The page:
The Same Fate of ERP Software Will Happen with Hospital EHR Software

I’ve often thought of the challenge associated with selling an EHR or other related enterprise software to a large hospital. As I think about this purchase process it’s made me wonder why any hospital would change out that software. I’ve often said that Epic’s approximately $1 billion contract with Kaiser (along with a number of other similar contracts) is one reason that Epic is going to be in the healthcare IT business for a long time to come.

In fact, these contracts and the process of change in hospitals has often led me to feel like change in the hospitals is almost impossible.

The amazing thing is that the same arguments could be made for ERP software in large companies. I know some people don’t like the comparison, but I think there are a lot of really interesting similarities.

In fact, I was reading through this somewhat older article which talks with Aneel Bhusri and Dave Duffield who founded PeopleSoft which was taken in a hostile takeover by Oracle and Larry Ellison. Turns out that Aneel and Dave decided to start another company a few months after the takeover of PeopleSoft. As he describes it, “we had a lot of fun so should we start another one?”

Aneel offers this insight that they found with their new Workday software as it tries and competes with the larger Oracle and SAP ERP software systems:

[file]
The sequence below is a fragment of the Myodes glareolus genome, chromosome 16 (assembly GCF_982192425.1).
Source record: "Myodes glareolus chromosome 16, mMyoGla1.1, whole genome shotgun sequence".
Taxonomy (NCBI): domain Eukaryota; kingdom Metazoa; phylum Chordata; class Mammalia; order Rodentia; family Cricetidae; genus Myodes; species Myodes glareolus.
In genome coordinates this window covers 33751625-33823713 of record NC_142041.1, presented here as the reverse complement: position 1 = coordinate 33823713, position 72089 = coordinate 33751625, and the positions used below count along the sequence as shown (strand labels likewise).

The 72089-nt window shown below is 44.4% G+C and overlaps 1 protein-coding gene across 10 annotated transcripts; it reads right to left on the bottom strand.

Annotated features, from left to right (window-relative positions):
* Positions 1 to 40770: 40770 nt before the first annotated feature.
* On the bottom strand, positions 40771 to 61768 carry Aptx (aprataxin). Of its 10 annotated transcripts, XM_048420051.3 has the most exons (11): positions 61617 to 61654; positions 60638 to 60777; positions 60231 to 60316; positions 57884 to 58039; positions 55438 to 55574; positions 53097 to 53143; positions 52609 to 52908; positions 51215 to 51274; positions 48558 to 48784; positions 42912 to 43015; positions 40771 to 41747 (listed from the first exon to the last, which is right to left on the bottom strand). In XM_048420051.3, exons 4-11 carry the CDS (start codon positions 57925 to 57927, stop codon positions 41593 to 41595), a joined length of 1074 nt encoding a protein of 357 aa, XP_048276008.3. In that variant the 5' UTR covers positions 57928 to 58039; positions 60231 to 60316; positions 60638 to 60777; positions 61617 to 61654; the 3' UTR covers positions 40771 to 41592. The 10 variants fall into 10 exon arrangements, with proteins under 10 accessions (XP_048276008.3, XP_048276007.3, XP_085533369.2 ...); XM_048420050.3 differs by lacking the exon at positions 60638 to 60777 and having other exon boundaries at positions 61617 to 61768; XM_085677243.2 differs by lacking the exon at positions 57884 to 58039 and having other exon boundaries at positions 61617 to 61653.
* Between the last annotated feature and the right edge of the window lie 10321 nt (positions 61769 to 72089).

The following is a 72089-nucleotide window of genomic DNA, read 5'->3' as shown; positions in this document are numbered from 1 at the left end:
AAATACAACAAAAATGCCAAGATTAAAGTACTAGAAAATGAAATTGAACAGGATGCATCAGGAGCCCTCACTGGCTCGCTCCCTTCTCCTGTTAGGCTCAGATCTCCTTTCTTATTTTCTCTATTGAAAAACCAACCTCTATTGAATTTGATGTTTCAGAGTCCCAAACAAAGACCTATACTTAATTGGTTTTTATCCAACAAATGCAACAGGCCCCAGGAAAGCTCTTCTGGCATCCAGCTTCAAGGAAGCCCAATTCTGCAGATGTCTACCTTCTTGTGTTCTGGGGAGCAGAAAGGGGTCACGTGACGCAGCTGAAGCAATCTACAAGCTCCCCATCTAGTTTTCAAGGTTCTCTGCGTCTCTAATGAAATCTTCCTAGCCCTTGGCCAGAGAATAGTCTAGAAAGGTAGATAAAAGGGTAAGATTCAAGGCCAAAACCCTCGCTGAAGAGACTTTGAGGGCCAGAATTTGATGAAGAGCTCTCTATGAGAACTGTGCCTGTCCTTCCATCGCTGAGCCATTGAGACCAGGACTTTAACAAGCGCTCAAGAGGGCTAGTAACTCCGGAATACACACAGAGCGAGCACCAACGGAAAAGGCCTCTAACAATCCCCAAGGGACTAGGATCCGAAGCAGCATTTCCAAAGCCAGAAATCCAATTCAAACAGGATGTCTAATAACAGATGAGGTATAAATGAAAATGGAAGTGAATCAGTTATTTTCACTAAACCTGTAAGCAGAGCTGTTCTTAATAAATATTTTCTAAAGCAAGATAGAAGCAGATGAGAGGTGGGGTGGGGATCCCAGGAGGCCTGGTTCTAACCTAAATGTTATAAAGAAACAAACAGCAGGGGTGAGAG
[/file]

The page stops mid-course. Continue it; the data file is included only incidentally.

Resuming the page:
The big vendors are vulnerable because they require big expensive upgrades. Workday doesn’t go into startups — it’s selling to big companies that have HR and financial software in place. But companies have to update this software periodically, and the traditional vendors like Oracle and SAP make it hard and expensive to upgrade. That’s when startups like Workday jump in.

Can you see the Hospital EHR fate the same as what’s mentioned above?

Sure, the other big hospital EHR vendors will continue doing business much like Oracle and SAP are doing in the ERP world. However, there is a great opportunity for the people that have the right connections and knowledge of the hospital world to do a startup hospital EHR company that steps in and gains some market share.

I will admit that it’s going to take a gutsy hospital CIO to make this happen, but you can be sure that it will happen. Many of these hospital CIO will be rewarded handsomely for the choice as well.

About the author

John Lynn

John Lynn

John Lynn is the Founder of the, a network of leading Healthcare IT resources. The flagship blog, Healthcare IT Today, contains over 13,000 articles with over half of the articles written by John. These EMR and Healthcare IT related articles have been viewed over 20 million times.

John manages Healthcare IT Central, the leading career Health IT job board. He also organizes the first of its kind conference and community focused on healthcare marketing, Healthcare and IT Marketing Conference, and a healthcare IT conference,, focused on practical healthcare IT innovation. John is an advisor to multiple healthcare IT companies. John is highly involved in social media, and in addition to his blogs can be found on Twitter: @techguy.


  • Meditech 6.0 is giving gutsy CIO’s plenty of opportunity to explore other options. But for now they all seem to be going with the safe bet: an expensive first-generation EMR that is a clicky disappointment to end-users.

  • Brian,
    It’s a really good point. That is a good example of the type of opportunities that will be available to hospital EHR startup companies. It will just take the right person with the right vision for the software. I don’t think we have that person or software yet. Thus we get the results you describe.

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